At the time india had been plagued by crime and homicide by gangs of “thugs”. These thugs would usually rob travellers, and often traders, yet received litte punishment due the internal corruption and instability of India at the time. With the arrival of William Bentinck, he introduced more qualified native judges that would help suppress and break thug gangs, so when he left India, these gangs were “shattered and practically annihilated”(Boulger 78). Thugs were finally tried and given severe punishments, as a result crime rates in India lowered (Boulger 79)
However, thugs would usually interfere with business of trade, so there is an incentive that the Company would implement such laws for their benefit. Despite the company’s motives, the removal of thugs allowed for a safer travel through India.
Dadabhai Naoroji praised the british for the “Abolition of sati and infanticide, Thugs, and other such pests of Indian society.” illustrating the benefits Indians would reap from these reforms.
Britain’s industrial expansion during the 19th century significantly shaped its society. While the British were enjoying progressive changes in transportation, India lacked such infrastructure, and were separated by stark geographic differences. (Andrew 4) When the Company first arrived to India, they introduced new infrastructure, drastically changing india, the most notable systems were the Railroads and Telegraphs
India’s transportation system was dependant on animals, and roads were underdeveloped and unsafe. The distribution of food as well as people was unpredictable, as some regions were able to regularly receive foods, while others regions succumbed to famine. With a lack of reliable and organized transportation, the British East India company had no means of distributing products and therefore accumulating wealth. The Company invested in railways, a in order to improve the transport and communication system in the country to facilitate the easy transfer of raw materials and finished goods. (Andrew Page)
In 1836, the first railways were built in Delhi and Calcutta, and soon after contracts were devises, in order for railways to spread throughout India. Railroads greatly improved direct transportation between regions The East India Company opened more than 1000 miles worth of railway and connected regions of India, while at the same time generated great wealth. It is important to note that the East India company was not the sole provider of rail tracks in India at the time. At the time, 5 or 6 trading companies efforts would accumulate to the almost 5000 miles of railway throughout India. (Railway guy)
Nonetheless, railways played an instrumental role, in facilitating intercommunication between regions in India and the quicker transportation of people and commodities
India’s prior ways of communication was the form of letters and carriers. However communication drastically changed with the introduction of telegraphs. In 1854 the Company began to built telegraphs for commercial purposes as they lowered the risks of trade, and buyers and sellers could directly communicate and keep track of prices and hours. However, the spread of telegraph lines across India, made them accessible to the public. The beneficial social impact of telegraphs was undeniable. In a country of religious, caste, and geographical differences, telegraphs acted as a means of connecting and unifying the nation. Telegraphs were able to connect the regions that were thousands of miles apart, and between 1853 and 1856, 4000 miles of electric telegraph was built. Indians in the southeast region of Calcutta could directly communicate with the those far north Peshawar region.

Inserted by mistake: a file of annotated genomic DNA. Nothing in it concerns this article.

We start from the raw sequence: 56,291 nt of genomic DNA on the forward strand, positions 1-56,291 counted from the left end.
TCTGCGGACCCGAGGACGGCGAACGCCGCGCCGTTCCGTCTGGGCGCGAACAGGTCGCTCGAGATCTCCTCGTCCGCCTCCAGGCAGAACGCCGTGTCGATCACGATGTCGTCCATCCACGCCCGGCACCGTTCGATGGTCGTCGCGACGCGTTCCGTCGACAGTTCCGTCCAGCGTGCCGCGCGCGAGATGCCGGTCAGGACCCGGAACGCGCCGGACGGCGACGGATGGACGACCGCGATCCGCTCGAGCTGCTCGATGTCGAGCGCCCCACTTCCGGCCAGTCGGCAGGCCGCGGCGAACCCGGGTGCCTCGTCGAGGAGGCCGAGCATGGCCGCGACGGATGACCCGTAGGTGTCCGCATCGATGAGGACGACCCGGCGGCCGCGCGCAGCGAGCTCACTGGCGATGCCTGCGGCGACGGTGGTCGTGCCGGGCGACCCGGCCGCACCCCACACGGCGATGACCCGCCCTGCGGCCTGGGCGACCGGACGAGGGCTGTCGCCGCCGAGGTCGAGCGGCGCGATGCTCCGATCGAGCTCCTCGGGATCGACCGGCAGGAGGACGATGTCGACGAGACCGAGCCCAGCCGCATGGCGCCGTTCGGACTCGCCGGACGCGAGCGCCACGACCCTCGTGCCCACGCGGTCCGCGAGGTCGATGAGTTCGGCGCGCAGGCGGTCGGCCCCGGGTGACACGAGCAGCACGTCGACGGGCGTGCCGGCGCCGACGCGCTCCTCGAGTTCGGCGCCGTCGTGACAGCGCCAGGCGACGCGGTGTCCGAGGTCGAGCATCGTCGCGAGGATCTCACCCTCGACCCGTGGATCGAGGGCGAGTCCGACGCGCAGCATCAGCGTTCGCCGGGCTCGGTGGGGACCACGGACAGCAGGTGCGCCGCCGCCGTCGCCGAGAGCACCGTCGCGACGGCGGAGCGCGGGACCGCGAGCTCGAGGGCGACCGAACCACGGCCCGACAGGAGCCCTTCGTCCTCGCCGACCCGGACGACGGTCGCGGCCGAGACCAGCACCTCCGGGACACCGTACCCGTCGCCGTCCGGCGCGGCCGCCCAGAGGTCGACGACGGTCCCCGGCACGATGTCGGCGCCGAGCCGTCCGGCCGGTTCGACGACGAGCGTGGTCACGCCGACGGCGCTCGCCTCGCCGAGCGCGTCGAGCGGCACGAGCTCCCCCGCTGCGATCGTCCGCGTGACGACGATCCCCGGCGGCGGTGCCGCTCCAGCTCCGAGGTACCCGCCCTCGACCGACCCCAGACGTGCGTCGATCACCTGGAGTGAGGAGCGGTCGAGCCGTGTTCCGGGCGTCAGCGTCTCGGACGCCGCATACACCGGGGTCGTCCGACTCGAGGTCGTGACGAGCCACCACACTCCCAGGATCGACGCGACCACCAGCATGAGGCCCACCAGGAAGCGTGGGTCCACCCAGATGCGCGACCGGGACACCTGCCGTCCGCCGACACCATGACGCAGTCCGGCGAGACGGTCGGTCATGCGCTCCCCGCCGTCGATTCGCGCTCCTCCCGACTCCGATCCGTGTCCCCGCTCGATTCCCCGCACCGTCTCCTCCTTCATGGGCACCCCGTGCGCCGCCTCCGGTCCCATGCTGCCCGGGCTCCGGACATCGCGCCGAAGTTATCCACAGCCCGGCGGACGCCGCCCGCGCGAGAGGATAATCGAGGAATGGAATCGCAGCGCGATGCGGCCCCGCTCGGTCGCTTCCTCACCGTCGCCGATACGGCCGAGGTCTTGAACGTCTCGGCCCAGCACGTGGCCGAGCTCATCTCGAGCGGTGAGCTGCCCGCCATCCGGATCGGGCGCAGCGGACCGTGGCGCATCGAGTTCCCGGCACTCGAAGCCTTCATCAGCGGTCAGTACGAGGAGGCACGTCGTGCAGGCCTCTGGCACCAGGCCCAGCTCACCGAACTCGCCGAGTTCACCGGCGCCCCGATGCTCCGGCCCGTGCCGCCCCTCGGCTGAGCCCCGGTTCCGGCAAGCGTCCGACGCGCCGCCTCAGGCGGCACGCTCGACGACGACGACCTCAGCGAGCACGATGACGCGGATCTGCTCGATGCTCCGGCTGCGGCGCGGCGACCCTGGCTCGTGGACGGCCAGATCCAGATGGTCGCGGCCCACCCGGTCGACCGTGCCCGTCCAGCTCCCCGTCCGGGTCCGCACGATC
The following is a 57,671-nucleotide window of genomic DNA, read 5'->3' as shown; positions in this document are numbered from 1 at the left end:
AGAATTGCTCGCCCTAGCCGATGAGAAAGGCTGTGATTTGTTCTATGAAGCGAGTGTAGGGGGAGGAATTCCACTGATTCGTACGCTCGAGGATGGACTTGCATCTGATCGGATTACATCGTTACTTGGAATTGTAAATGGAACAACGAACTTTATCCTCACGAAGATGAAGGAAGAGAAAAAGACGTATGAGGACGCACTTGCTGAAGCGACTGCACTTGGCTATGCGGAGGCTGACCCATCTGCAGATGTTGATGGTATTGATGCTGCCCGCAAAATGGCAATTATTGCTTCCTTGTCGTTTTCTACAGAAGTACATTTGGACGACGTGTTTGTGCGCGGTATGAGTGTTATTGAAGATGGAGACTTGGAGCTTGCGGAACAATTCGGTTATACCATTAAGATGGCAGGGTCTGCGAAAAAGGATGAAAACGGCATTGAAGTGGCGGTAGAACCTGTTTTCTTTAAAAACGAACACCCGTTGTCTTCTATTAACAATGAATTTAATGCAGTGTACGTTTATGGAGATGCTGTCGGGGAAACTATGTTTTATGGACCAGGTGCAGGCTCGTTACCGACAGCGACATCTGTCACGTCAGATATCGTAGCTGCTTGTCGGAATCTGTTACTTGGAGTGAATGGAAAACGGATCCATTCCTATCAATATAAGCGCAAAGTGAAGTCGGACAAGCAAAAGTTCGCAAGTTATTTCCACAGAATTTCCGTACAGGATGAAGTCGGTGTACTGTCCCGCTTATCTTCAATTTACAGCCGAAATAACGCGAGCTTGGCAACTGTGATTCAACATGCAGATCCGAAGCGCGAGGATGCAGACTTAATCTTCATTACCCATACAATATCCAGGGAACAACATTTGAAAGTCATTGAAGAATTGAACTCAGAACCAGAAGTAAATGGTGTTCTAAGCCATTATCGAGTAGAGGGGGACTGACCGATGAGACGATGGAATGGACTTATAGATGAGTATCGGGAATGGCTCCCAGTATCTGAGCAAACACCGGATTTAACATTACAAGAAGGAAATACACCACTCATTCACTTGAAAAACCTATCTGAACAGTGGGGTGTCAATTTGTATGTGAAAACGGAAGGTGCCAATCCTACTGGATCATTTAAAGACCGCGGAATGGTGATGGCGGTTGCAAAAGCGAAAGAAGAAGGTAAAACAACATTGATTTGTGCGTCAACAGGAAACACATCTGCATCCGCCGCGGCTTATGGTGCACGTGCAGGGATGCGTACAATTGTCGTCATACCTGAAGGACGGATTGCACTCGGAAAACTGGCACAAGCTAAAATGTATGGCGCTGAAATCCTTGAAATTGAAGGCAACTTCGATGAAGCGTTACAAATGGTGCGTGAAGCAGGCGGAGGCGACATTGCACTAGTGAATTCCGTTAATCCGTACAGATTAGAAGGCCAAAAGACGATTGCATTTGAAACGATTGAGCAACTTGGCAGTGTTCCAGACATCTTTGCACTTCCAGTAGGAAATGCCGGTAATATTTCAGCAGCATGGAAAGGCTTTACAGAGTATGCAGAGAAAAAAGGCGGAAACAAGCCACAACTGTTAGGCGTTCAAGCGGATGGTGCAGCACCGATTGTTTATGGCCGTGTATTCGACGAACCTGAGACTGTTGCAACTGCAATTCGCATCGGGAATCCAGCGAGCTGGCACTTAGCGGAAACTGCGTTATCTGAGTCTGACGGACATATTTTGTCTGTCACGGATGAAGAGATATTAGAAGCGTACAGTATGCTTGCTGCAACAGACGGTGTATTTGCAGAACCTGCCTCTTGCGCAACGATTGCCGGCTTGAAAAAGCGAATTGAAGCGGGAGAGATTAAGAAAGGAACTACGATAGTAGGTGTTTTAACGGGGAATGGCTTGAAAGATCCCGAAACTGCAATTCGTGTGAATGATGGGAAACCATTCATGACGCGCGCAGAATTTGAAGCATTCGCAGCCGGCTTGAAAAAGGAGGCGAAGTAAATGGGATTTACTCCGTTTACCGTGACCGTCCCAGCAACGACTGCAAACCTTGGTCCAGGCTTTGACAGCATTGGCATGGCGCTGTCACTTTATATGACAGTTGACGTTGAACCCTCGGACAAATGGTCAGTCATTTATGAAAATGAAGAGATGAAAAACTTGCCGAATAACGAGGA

The process of fast communications, allowed instant news across region, giving way to the eventual birth of newspapers within India, which could be easily accessible to Indians all over the country.
New developments in infrastructure proved to be beneficial not only to the Company’s profits but also an communication and interconnectedness within Indian society. These infrastructures linked different parts of India and promoted an exchange of ideas among previously isolated Indian people. The introduction of the railways helped to break down barriers of regionalism. People from different religions and social backgrounds, while travelling in a railway compartment, interacted with one another thereby challenging the traditional norms. Additionally, English language helped communication with these different peoples. These helped propel the development of Indian nationalism and an identity, which they had lacked before.
No event greatly expressed the tensions and discomfort between the British and Indians than the Sepoy Mutiny of 1857. The rebellion was largely unsuccessful but gained momentum throughout and ended the East India Company’s occupation within India, but began Great Britain’s direct rule of India.
The rebellion began when the the British army commanded the Sepoy soldiers(Indian soldiers who worked for British army) to bite off the end of cartridges which was covered in pig lard. The Sepoys refused because both the Hindu and Muslim doctrine did not allow contact with such material. Due to the growing rate of Christian missionaries, the Sepoys were suspicious that the material was “ a device to pollute them was the… first step toward a general and forcible conversion of the soldiers to Christianity” (Hazewell).
However, British disregarded this and punished Sepoys who refused do as told inciting a large scale rebellion in Meerut on May 10, 1857, that spread to across India. Fighting persisted for about a year, War was waged against Sepoy soldiers and civilians, accumulating to a death toll of nearly 150,000 Indians.